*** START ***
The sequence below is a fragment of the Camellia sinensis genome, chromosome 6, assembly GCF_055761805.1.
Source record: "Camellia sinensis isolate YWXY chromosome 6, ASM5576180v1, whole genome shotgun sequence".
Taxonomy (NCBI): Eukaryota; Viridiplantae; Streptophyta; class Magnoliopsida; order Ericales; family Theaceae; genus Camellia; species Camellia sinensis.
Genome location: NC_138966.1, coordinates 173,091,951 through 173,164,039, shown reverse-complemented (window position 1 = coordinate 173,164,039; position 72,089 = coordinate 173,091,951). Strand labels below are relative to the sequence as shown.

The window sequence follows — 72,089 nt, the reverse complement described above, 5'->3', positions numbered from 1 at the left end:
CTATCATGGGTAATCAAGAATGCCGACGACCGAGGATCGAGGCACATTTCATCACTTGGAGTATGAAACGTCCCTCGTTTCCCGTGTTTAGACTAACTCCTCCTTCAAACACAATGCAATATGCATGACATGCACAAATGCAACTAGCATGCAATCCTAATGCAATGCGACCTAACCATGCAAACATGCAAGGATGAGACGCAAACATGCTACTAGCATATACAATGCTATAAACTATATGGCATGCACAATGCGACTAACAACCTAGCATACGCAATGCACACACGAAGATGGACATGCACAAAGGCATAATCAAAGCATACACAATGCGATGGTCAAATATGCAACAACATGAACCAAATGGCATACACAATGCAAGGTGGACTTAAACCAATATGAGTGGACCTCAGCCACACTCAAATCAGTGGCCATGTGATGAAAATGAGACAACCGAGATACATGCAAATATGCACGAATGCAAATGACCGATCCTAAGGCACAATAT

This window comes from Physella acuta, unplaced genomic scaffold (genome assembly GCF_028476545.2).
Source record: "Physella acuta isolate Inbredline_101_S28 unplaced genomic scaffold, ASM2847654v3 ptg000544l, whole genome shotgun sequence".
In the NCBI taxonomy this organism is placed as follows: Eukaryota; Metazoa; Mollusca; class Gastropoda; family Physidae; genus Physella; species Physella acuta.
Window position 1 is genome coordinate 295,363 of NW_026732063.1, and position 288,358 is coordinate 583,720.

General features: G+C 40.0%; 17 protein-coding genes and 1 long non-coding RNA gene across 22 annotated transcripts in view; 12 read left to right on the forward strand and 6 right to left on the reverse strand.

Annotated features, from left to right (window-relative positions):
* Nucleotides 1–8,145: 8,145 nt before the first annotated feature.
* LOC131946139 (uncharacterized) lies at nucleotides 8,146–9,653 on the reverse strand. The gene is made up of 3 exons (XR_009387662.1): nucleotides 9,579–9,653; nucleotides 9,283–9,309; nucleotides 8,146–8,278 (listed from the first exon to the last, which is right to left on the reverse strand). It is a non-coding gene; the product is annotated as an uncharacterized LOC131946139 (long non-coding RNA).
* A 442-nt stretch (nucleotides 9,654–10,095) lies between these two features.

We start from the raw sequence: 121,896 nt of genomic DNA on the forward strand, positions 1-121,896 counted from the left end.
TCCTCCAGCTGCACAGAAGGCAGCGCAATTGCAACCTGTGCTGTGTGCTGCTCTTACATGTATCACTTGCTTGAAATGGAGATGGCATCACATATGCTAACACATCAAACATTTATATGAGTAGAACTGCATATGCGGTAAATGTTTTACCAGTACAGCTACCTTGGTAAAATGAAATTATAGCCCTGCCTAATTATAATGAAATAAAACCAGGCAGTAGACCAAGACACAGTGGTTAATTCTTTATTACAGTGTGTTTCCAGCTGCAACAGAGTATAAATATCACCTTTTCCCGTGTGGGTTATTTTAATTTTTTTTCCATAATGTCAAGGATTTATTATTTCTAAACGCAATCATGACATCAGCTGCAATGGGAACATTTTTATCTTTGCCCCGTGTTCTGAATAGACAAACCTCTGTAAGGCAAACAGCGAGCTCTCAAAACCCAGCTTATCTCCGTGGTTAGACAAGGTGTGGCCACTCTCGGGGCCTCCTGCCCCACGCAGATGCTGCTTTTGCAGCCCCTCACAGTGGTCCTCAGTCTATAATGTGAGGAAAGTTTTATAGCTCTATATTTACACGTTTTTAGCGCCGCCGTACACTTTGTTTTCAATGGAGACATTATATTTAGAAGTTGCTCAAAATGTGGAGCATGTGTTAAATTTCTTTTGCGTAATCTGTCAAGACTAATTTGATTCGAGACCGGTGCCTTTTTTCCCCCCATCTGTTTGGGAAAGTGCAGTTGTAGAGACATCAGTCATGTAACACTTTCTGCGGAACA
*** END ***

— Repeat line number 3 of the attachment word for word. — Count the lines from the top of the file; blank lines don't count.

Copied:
Taxonomy (NCBI): Eukaryota; Viridiplantae; Streptophyta; class Magnoliopsida; order Ericales; family Theaceae; genus Camellia; species Camellia sinensis.